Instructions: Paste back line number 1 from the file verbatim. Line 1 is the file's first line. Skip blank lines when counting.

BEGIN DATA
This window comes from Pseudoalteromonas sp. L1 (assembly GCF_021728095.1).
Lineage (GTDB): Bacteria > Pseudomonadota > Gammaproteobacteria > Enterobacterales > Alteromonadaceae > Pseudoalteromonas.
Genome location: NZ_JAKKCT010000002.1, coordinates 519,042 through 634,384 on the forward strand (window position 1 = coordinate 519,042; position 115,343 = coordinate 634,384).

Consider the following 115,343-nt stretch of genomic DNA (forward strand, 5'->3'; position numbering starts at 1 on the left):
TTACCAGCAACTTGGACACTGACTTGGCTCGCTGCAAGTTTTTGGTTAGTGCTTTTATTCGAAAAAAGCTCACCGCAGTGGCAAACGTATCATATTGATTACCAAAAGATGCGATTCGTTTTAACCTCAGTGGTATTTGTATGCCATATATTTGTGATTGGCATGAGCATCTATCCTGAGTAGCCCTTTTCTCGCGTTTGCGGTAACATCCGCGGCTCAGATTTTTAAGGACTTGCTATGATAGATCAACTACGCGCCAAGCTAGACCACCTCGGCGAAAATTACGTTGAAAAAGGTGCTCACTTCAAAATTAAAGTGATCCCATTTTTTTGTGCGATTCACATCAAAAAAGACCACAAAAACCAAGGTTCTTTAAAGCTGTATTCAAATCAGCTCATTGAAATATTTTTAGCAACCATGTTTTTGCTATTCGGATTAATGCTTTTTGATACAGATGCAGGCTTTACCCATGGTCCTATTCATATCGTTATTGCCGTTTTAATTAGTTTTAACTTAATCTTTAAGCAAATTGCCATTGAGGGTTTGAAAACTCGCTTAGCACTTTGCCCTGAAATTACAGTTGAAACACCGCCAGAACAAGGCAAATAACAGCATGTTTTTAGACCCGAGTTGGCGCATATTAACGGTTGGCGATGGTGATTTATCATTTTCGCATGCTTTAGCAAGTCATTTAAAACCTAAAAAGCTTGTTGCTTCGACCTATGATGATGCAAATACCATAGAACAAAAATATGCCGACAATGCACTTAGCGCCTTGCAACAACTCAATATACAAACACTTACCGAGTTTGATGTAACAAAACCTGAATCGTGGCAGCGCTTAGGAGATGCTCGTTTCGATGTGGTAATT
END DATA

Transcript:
This window comes from Pseudoalteromonas sp. L1 (assembly GCF_021728095.1).